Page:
Tri-ortho-cresyl phosphate (Jake leg blues)

Yesterday's entry on diethylene glycol reminded me of another public safety incident that occured pre-FDA: Jake leg.

Jamaican ginger extract, or "jake," was just like the extracts you buy at the grocery store today - full of alcohol. During prohibition, a lot of people realized it made a decent substitute for real booze. As far as I know, extracts can't use denatured alcohol - they're intended for consumption.

Soon, the treasury department wised up to this and declared that ginger extract had to have a certain amount of dissolved solids. Solomonic - if you wanted ginger extract, you were getting ginger extract. The idea here was that it'd be so gingery as to be unpalatable.

If you have an eye for sketchy deals, you might be one step ahead of the story - why not up the solid content with something that doesn't make the extract noxious as a beverage? Enter the unfortunate choice of adulterant: triorthocresyl phosphate.


The adulterant was tasteless and - it was thought - benign. Shortly, however, it became clear something was amiss. (below text from this presentation)

Early in 1930, American newspapers in the south and midwest began to report on a strange new paralytic illness that eventually had affected some 20,000 people. This first major epidemic was soon linked to the consumption of Jamaica ginger commonly referred to as "jake" by those using the fluid extract as an alcohol substitute during the prohibition years. The association was initiated by two Oklahoma doctors named E. Miles and W.H. Goldfain (Parascandola, 1994).

The alcoholic extracts of Jamaica ginger was not considered as the culprit at the time, because it had been used in the United States since the 19th century, long before the advent of the Prohibition (of the 1930s). Working closely with colleagues in other bureaus and laboratories, Dr. Maurice Smith of the U.S. Public Health Service eventually and shortly confirmed that tri-ortho-cresyl phosphate (TOCP) was the compound responsible for the jake leg syndrome. Because of its relatively low acute toxicity, TOCP almost escaped blame as the poison causing the epidemic. Yet fortunately or unfortunately, TOCP was firmly identified as a constituent of the adulterated jake. And the same delayed paralysis symptoms were seen in rabbits and some other species dosed with a 2.5% solution of TOCP in 80% alcohol (Smith and Elvove, 1930).

Gerhard Schrader would work out over the coming decade something that wasn't fully appreciated at the time - organophosphates can be quite toxic. Some of them we know as insecticides, some of them we know as WMDs. Oftentimes, the difference is more a matter of degree - many organophosphates are neurotoxic, and TOCP was one of these.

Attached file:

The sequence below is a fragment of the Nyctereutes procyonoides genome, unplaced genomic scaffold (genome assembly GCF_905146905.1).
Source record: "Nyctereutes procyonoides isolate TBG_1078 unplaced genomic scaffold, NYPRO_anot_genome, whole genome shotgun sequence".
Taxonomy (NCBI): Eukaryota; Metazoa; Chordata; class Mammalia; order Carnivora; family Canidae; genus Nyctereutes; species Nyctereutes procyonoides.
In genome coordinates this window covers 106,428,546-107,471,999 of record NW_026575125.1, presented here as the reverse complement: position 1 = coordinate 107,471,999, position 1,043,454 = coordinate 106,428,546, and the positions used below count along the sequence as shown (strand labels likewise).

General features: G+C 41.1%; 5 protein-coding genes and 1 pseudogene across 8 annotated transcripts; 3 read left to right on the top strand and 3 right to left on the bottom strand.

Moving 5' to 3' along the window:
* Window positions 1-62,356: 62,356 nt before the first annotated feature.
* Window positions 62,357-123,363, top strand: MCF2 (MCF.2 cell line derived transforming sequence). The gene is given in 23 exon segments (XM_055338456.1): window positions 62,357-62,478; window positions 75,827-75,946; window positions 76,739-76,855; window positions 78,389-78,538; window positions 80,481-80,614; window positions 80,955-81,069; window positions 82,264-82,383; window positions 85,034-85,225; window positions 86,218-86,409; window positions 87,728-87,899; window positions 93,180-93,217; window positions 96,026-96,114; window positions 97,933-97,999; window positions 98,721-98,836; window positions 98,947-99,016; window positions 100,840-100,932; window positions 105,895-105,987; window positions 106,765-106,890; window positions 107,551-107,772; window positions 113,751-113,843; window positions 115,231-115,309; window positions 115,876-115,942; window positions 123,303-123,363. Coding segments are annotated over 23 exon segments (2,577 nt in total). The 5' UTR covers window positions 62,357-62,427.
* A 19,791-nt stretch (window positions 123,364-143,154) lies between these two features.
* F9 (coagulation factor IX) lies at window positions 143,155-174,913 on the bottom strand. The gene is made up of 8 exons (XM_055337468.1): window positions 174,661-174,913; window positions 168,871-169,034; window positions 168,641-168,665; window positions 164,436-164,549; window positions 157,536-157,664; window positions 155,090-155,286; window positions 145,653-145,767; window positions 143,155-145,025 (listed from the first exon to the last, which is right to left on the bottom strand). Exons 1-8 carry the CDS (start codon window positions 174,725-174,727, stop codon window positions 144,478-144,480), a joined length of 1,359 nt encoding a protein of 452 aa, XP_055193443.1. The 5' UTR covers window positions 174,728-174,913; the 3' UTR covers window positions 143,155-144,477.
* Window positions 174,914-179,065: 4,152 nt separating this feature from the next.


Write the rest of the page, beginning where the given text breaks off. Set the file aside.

Eventually, it was tracked down to two men, Harry Gross and Max Reisman. This excellent article (pdf) gives the below text; the whole thing is worth reading.

The poisoned Jake samples obtained from privies and cesspits ultimately led investigators to Harry Gross and Max Reisman, two Boston brothers-in-law. Both of these men had been involved in shady businesses and known to law enforcement ror years. It was 1928 when Gross and Reisman rented the third and fourth floors of a building in Boston, renamed their business Hub Products and went into fulltime production of Jamaica ginger extract. They shipped the Jake around the country in big barrels, which they filled at night and labeled "liquid medicine in bulk." After some complaints from customers about the quality of their Jake, and reassurance from Celluloid Corporation that TOCP was harmless, Hub Products bought a hundred and thirty-five gallons of it. That was enough TOCP to adulterate 432,000 bottles of Jake and to paralyze tens of thousands of people.

The whole thing is a bizzare episode in drug safety and American history; jake paralyzed tens of thousands of people! it probably would have gotten more press and attention if it didn't a) involve alcohol, allowing people to diminish the tragedy as a mere moral shortcoming, and b) disproportionately affect the poor.

A small body of music emerged from the Jake Leg epidemic. The earlier-linked article chronicles some of this, but if you have access to the Annals of Internal Medicine, John Morgan and Thomas Tulloss (a physician and an english professor!) wrote a great article: "The Jake Walk Blues: An Toxicologic Tragedy Mirrored in American Popular Music." Ann. Int. Med. (1976), 85:6. 804-808. It covers both the cultural and scientific aspects better than I have here.

From the paper:



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Wow, how interesting! I've never heard of this before.

Put the goverment in charge of equitable food distribution and there will be no food, hence maize pimp Archer-Daniels-Midland and exploding US costs of fuel and food. 1981 Spain. Door-to-door grey market cooking oil peddlers "extended" the rapeseed cooking oil supply with airplane hydraulic fluid. Might be TOCP, might be something else,

The funny part is that rapeseed naturally contains cardiotoxic levels of erucic acid. Rebred rapeseed with "safe" levels of erucic acid is called canola.

Thanks for a great post. I didn't learn this in pharm school, I guess because it wasn't drug-related like the diethylene glycol, but it's highly pertinent to public safety and should be taught.

An outstanding, well-documented, and really interesting post. Thanks!

actually my father is injured from 1and half yers back till now is not well . nepal hospital cannot success in it.his problem is in mainly neuro of elbow.if you want to give permission for coming there than pls contact us.and send me the massage. ok

By janardan poudel (not verified) on 31 May 2008 #permalink